After a person has decided that they have an addiction and would like to stop drinking, the next phase of their recovery is to start a medical detoxification process. What is detoxification? It is clearing all of the drug out of the body. Symptoms of withdrawal can be the most intense during detox, but the final result is recovery–and a sober life. Remember that detoxification is only the first stage to recovery, and a long term sobriety isn’t likely to last with this alone.
Additional Resources For Alcohol And Drug Detox:
- How to Detox Your Body from Drugs and Alcohol – Infographic
- Insomnia In Early Recovery From Drug Addiction
Medication-Assisted Therapy is a treatment modality that utilizes medication for comfort or to reduce cravings in combination with other therapies, such as behavioral therapy, psychotherapy, alternative therapy and more.
Some individuals may form a physical dependence due to substance abuse, and may need medical detoxification. This process rids your body of harsh chemicals gained during substance abuse so you can begin healing.
Some people may prefer an all-natural method of healing in addiction recovery. Natural detox involves ridding the body of harsh chemicals gained during addiction or dependence without the use of medication or the “step down” method of tapering use of drugs in the system.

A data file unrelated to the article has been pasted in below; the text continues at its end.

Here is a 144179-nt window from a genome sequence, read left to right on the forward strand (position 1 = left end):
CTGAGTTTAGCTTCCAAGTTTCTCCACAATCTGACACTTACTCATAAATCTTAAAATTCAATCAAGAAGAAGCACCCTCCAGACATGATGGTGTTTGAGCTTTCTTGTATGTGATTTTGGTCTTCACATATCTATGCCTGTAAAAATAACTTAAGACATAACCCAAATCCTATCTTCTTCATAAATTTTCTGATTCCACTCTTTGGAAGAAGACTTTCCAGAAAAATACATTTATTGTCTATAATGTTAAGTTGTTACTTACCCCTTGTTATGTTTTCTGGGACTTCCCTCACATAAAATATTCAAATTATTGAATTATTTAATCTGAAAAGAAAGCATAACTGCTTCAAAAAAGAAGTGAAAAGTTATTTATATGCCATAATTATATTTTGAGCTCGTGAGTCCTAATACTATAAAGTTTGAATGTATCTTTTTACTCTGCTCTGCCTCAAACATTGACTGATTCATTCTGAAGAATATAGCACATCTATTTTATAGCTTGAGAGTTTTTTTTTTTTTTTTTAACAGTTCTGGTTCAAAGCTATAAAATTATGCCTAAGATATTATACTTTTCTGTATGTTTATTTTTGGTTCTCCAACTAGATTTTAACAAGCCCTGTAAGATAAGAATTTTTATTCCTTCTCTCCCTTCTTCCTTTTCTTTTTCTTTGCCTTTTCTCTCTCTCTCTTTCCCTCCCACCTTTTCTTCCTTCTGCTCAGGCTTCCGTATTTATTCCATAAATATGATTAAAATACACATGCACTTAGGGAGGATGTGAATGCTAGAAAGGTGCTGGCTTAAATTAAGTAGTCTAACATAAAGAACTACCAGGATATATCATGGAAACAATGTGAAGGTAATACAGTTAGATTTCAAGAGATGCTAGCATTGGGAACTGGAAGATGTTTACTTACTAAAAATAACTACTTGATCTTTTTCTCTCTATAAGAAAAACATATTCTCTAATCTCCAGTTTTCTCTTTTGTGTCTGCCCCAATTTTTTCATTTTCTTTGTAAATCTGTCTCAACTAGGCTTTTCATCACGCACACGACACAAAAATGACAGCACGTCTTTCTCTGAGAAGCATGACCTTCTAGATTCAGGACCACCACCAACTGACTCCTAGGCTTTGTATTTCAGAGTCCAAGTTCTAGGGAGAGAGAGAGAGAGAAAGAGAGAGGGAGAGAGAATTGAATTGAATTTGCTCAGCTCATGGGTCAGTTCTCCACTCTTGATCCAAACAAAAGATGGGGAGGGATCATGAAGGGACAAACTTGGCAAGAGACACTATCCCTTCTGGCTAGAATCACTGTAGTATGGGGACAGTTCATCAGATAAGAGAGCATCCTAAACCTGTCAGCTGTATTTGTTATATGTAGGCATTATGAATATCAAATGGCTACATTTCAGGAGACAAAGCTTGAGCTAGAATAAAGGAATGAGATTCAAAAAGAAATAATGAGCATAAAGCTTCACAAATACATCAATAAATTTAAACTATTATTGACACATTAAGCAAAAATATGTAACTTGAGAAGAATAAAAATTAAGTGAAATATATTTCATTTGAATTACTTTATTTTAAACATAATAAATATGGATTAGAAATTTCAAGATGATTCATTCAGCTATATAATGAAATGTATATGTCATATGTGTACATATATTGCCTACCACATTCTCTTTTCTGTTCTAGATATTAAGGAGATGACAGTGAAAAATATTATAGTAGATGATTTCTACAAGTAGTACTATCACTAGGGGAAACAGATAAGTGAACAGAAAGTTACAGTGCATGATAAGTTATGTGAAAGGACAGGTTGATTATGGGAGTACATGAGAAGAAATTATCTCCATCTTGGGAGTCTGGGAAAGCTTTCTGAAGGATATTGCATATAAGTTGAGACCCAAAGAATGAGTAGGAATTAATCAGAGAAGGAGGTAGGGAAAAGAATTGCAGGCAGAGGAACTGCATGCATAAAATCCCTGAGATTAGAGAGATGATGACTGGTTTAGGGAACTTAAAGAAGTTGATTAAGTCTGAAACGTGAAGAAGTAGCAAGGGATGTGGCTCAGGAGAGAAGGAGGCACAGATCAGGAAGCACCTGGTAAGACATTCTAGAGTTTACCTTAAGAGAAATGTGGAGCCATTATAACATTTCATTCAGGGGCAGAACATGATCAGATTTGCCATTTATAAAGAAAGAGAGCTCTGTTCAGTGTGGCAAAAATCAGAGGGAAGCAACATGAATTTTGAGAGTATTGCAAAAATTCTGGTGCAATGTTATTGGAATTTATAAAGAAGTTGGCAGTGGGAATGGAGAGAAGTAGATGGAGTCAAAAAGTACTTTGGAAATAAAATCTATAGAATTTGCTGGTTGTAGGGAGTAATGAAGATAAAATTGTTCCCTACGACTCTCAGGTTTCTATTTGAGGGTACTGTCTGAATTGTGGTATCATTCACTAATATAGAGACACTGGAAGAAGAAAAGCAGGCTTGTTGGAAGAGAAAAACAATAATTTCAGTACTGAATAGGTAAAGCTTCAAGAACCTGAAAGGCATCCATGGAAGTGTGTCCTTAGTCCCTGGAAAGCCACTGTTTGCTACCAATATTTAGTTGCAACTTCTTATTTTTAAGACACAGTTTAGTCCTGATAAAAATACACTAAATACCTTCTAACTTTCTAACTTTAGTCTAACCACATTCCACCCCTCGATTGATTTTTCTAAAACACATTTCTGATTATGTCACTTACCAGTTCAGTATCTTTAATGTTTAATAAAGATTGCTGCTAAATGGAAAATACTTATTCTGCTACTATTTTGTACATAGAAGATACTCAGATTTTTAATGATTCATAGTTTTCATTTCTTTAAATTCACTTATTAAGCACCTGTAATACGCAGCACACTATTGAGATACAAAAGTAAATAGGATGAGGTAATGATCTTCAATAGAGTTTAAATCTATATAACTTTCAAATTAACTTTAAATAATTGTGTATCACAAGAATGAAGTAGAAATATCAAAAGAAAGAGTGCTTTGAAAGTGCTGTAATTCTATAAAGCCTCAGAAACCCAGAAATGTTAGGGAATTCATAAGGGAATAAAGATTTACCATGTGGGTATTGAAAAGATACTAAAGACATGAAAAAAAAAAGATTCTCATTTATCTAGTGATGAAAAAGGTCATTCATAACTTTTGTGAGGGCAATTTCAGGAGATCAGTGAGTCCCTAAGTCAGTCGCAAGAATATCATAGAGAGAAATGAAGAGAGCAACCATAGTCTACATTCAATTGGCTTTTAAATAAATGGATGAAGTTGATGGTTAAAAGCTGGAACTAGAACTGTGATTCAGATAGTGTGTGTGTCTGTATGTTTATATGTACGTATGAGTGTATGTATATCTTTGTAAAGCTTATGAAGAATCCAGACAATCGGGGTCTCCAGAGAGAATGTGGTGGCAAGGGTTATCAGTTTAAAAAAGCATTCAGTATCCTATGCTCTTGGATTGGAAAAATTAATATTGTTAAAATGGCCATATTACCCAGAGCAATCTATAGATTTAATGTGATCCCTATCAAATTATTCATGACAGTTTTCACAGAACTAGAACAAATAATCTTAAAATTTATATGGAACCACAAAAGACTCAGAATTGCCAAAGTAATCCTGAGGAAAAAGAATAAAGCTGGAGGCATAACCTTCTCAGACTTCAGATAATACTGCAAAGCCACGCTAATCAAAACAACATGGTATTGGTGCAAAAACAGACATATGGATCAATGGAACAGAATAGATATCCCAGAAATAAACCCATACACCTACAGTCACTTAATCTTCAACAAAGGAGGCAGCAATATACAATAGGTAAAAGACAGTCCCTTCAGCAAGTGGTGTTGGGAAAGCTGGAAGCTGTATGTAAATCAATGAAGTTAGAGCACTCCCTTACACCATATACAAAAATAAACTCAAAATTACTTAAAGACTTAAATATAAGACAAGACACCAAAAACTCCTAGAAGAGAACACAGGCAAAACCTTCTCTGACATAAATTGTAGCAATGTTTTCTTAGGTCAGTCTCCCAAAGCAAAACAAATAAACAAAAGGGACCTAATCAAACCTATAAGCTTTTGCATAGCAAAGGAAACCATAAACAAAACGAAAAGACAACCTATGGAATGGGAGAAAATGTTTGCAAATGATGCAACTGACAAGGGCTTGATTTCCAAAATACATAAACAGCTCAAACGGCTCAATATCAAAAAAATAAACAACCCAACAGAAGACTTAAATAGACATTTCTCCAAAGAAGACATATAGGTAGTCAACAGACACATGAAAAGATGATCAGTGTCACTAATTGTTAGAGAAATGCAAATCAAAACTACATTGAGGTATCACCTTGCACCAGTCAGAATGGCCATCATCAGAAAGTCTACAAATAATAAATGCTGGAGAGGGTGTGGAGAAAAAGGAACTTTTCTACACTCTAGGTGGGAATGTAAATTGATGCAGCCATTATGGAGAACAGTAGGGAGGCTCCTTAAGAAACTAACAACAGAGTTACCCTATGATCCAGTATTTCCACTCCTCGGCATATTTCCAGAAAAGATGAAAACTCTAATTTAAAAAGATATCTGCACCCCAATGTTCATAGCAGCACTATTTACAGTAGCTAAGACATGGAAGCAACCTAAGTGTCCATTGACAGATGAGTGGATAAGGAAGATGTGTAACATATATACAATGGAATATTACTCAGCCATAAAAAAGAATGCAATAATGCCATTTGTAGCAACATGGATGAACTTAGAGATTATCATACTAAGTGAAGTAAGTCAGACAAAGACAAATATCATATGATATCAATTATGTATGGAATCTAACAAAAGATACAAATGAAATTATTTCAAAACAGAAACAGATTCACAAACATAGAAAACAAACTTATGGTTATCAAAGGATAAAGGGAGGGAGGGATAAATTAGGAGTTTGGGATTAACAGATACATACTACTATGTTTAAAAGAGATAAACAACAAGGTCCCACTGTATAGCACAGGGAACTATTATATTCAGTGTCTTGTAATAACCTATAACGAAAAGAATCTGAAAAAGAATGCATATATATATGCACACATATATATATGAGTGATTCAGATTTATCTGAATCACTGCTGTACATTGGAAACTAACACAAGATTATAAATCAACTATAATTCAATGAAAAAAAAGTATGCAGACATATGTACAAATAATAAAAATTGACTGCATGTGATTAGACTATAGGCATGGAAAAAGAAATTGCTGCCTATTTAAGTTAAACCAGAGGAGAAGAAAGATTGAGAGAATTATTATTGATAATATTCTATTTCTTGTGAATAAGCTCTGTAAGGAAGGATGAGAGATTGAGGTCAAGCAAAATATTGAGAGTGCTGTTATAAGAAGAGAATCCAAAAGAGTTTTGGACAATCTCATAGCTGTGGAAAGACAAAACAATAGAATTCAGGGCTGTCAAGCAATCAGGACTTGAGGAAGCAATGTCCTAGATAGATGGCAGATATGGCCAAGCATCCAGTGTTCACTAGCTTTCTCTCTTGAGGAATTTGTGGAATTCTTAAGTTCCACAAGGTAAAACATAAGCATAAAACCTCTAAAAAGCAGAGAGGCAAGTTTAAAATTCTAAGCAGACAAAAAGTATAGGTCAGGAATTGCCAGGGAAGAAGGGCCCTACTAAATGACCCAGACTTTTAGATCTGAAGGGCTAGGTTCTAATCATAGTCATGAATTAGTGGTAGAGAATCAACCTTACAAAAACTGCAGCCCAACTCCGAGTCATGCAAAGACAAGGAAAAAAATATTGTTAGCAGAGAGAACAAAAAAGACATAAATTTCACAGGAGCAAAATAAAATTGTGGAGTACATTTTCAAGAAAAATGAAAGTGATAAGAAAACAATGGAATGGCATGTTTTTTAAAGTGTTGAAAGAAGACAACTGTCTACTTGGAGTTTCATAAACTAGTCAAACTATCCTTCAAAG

The first part of detoxification is abstinence from drugs or alcohol. Then a person needs to adopt a more substantial and nutritional diet, drinking lots of fluids, getting enough rest, etcetera. An individual who is suffering from acute alcoholism may experience hallucinations, delusions, and/or delirium tremens as part of their withdrawals, and sometimes a medicinal treatment such as Valium is required.
Self medication can be dangerous, illegal, and is NOT advised.
Drug and alcohol detoxification should always be administered by a medical professional.
Additional Resources For Alcohol Addiction:
- Alcohol And Your Body Infographic
- Infographic – How To Help Alcoholic Parents
- 17 Signs You May Have A Drinking Problem
- The Non Stereotypical Alcoholic – Signs of a Functioning Alcoholic – Infographic